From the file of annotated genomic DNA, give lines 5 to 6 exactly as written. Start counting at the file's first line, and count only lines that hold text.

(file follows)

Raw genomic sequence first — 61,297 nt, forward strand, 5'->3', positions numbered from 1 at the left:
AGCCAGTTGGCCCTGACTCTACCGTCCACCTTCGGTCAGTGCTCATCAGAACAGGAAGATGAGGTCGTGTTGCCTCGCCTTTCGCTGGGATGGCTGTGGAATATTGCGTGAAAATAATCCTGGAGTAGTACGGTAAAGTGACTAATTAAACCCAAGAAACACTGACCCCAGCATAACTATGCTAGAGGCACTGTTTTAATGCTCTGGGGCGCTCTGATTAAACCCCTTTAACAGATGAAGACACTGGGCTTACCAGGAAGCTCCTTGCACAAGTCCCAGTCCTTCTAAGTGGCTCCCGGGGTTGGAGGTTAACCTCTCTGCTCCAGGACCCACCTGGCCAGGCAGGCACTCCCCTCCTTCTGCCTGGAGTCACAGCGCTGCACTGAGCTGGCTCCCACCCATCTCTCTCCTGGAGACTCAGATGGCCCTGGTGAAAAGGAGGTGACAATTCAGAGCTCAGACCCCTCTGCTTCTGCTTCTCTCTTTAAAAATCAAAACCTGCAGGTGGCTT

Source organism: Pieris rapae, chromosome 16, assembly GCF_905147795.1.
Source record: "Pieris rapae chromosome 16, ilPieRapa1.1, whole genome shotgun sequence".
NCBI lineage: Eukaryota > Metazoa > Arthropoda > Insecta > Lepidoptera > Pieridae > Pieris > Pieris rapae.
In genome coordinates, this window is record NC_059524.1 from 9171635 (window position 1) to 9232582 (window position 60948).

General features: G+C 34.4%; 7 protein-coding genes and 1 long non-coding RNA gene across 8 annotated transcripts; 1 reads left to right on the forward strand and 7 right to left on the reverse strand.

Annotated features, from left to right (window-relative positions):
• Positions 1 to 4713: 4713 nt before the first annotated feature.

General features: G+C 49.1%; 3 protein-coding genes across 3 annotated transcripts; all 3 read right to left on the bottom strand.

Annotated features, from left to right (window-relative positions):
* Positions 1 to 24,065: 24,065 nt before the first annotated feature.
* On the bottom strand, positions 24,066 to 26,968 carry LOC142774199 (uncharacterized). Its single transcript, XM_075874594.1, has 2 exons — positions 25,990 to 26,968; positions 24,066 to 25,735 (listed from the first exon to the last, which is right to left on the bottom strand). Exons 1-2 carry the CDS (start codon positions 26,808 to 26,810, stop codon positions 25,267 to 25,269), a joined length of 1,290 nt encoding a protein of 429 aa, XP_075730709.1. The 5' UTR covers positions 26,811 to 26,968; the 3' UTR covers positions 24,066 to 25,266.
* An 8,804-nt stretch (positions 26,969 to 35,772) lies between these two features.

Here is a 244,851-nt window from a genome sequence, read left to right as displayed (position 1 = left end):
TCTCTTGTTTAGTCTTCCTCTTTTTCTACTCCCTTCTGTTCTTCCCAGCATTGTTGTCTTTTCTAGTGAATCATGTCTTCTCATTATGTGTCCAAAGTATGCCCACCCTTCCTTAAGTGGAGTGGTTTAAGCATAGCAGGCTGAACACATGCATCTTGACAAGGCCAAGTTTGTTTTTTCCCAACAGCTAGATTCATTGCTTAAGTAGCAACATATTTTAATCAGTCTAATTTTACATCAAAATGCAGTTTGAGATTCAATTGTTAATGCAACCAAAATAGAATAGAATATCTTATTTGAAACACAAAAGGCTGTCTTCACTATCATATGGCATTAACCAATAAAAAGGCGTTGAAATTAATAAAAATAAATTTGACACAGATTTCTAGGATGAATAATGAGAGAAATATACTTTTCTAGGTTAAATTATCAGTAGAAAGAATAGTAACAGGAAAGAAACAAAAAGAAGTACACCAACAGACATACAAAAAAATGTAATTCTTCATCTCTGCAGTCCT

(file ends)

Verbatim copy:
NCBI lineage: Eukaryota > Metazoa > Arthropoda > Insecta > Lepidoptera > Pieridae > Pieris > Pieris rapae.
In genome coordinates, this window is record NC_059524.1 from 9171635 (window position 1) to 9232582 (window position 60948).